WASHINGTON, D.C. — Several of President Joe Biden’s former advisers want the country take a new approach to its COVID-19 response.
The group, all of whom served on Biden’s transition team, penned three opinion pieces published Thursday, Jan. 6, in the Journal of the American Medical Association suggesting an overhaul of the country’s response — focusing around what they call a “new normal” instead of eliminating the coronavirus.
Their pieces include suggested improvements to the country’s testing, mitigation and surveillance strategies, and improvements to COVID-19 vaccines and therapeutics that they say are necessary for a new normal.
They come as the country is grappling with a surge in infections sparked by the omicron variant, which seems to be able to transmit and evade COVID-19 vaccines more easily than past strains. Some experts have said the variant could mark a shift in the pandemic.
“I do think that omicron represents a turning point in the pandemic because of its immune evasive potential and the sheer force of infection that it can produce,” Dr. Amesh Adalja, an infectious disease expert and senior scholar at the Johns Hopkins University Center for Health Security, told McClatchy News in an email. “It may be that this is the biggest (step) the virus takes towards endemicity and becoming a seasonal coronavirus.”
COVID-19 may eventually evolve into a seasonal illness — like common colds, a study predicts.
They also come after Biden in December announced new actions to fight the omicron variant. White House press secretary Jen Psaki said Jan. 6 that she has not had the chance to read the pieces.
“The president’s goal is to defeat the virus,” she said. “The president’s focus and objective now is to save as many lives as possible, and we know what works, and we know that pushing more people, getting more people vaccinated, getting more people boosted, encouraging mask wearing, making sure schools have the resources they need to stay open and do that in a safe way — these are steps that work.”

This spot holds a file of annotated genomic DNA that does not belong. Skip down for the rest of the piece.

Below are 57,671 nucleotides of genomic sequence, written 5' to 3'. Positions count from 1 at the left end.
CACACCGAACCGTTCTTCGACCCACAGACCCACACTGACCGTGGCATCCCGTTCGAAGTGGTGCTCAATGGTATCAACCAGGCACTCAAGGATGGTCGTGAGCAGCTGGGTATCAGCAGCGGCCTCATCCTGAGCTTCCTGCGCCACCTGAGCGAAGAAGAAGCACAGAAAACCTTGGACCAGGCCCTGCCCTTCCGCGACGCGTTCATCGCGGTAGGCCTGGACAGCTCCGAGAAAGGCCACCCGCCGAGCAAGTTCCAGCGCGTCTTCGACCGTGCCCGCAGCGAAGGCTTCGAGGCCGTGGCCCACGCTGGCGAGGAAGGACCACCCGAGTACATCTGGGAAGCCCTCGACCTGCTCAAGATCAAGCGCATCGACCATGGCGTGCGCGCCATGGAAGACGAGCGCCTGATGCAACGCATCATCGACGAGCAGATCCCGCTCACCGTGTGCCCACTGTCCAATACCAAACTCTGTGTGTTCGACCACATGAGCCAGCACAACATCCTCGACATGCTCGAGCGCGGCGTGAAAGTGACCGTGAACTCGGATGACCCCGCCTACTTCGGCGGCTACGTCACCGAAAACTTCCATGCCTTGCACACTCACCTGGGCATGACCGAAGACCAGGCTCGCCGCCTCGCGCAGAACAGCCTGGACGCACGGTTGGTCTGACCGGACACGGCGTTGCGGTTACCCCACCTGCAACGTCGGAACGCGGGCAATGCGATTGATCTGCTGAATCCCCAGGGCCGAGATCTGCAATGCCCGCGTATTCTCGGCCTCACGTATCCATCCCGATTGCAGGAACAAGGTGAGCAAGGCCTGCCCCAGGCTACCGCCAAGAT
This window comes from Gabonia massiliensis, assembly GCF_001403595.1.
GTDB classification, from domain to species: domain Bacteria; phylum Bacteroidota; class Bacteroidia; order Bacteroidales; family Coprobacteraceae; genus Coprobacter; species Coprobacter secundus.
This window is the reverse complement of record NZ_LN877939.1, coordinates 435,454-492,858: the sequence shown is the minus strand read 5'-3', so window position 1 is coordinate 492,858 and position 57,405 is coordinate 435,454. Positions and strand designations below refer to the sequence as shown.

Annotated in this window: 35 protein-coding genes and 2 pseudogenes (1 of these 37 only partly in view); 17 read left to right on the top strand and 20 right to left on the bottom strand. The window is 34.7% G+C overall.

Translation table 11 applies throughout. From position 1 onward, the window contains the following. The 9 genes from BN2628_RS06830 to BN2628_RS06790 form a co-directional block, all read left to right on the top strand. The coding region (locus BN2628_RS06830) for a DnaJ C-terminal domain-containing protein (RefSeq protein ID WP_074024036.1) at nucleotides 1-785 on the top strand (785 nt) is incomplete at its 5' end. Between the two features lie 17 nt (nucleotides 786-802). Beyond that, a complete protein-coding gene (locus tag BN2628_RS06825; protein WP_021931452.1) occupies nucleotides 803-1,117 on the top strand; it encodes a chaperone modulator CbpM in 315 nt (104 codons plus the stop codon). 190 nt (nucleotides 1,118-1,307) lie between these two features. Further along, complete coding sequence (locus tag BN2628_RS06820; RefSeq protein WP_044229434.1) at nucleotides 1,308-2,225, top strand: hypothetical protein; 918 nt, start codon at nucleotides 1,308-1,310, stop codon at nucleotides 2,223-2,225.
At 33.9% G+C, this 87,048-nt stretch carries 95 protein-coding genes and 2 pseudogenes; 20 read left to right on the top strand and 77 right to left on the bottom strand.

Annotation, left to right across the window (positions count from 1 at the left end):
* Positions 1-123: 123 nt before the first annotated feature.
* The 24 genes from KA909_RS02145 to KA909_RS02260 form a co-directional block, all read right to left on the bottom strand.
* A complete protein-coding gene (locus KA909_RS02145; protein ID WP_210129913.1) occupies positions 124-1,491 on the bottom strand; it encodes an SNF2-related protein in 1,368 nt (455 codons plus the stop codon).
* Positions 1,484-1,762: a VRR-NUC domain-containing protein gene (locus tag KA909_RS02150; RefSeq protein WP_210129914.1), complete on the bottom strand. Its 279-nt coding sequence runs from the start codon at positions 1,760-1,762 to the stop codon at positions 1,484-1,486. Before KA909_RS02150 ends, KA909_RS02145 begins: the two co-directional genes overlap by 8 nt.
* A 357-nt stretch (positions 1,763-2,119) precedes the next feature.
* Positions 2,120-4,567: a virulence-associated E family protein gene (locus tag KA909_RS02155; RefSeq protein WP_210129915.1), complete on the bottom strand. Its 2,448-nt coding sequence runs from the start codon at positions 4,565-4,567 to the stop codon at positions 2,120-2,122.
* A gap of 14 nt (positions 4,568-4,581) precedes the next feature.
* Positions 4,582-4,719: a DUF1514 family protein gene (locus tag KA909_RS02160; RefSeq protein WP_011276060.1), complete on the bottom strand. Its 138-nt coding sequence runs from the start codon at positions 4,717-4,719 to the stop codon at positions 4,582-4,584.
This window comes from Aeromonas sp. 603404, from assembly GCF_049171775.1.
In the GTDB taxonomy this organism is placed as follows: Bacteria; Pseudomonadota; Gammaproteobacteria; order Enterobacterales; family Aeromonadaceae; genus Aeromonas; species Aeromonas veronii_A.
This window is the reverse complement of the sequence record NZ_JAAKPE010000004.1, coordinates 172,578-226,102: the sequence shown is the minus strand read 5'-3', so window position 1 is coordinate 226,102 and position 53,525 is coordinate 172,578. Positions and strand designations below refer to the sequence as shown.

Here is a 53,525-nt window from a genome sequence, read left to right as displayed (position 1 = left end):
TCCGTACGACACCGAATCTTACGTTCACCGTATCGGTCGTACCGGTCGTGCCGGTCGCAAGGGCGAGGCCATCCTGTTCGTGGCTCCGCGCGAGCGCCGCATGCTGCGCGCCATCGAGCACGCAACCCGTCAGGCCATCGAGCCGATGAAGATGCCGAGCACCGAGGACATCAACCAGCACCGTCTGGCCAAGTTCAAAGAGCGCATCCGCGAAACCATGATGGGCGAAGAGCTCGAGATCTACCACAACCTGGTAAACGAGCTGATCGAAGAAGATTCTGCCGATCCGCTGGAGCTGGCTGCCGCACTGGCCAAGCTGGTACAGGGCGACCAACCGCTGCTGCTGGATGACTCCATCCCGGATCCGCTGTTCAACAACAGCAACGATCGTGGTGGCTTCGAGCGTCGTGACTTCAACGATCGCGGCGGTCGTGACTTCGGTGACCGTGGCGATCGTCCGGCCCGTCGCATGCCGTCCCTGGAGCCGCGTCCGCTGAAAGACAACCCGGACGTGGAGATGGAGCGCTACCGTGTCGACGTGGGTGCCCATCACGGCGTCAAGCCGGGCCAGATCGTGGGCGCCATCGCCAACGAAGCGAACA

Drs. Ezekiel Emanuel, Michael Osterholm and Celine Gounder wrote in one of the three pieces that omicron demonstrates “COVID-19 is here to stay.” They suggested the U.S. update its pandemic strategy and that leaders “specify the goals and strategies for the ‘new normal’ of life with COVID-19.”
“The goal for the ‘new normal’ with COVID-19 does not include eradication or elimination, eg, the ‘zero COVID’ strategy,” they wrote. “Neither COVID-19 vaccination nor infection appear to confer lifelong immunity. Current vaccines do not offer sterilizing immunity against SARS-CoV-2 infection. Infectious diseases cannot be eradicated when there is limited long-term immunity following infection or vaccination or nonhuman reservoirs of infection.”
It’s also unclear if the virus will become seasonal, whether therapeutics will help prevent “long COVID,” and whether more transmissible or vaccine-evading variants will emerge in the future.
Instead, the new normal requires recognizing that the coronavirus is one of several respiratory viruses circulating and addressing them together, the authors say. They recommend that leaders establish hospitalization, death and “community prevalence” benchmarks to determine when emergency measures are needed.